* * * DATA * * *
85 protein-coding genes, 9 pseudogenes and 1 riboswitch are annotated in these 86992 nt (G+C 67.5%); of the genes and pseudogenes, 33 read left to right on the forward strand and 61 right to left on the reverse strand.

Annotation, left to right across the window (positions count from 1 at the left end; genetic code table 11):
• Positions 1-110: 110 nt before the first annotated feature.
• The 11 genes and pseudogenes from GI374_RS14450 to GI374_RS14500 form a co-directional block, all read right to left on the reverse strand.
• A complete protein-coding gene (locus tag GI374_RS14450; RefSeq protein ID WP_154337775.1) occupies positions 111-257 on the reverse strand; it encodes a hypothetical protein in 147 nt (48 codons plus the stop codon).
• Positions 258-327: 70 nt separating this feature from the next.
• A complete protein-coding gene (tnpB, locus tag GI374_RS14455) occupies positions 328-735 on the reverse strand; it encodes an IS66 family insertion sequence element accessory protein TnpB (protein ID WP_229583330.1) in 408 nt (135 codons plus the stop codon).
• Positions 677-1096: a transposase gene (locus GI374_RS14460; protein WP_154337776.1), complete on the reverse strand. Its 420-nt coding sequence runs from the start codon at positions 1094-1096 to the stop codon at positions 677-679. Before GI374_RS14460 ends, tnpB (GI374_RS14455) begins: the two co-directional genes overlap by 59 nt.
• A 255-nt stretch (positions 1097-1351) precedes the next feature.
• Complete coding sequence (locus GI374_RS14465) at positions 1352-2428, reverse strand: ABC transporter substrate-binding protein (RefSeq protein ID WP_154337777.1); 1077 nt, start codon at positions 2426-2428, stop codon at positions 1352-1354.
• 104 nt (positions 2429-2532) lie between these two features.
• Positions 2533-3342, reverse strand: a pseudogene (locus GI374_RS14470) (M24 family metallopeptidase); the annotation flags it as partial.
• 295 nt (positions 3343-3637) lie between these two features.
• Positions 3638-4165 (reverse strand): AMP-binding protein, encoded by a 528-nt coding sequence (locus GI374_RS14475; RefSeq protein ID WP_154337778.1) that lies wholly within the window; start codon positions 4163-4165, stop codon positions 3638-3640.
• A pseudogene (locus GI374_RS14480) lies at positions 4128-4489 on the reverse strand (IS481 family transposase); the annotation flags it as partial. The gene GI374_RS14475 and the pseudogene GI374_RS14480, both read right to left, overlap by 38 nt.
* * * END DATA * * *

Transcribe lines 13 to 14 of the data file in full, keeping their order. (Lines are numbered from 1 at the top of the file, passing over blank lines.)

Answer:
• 295 nt (positions 3343-3637) lie between these two features.
• Positions 3638-4165 (reverse strand): AMP-binding protein, encoded by a 528-nt coding sequence (locus GI374_RS14475; RefSeq protein ID WP_154337778.1) that lies wholly within the window; start codon positions 4163-4165, stop codon positions 3638-3640.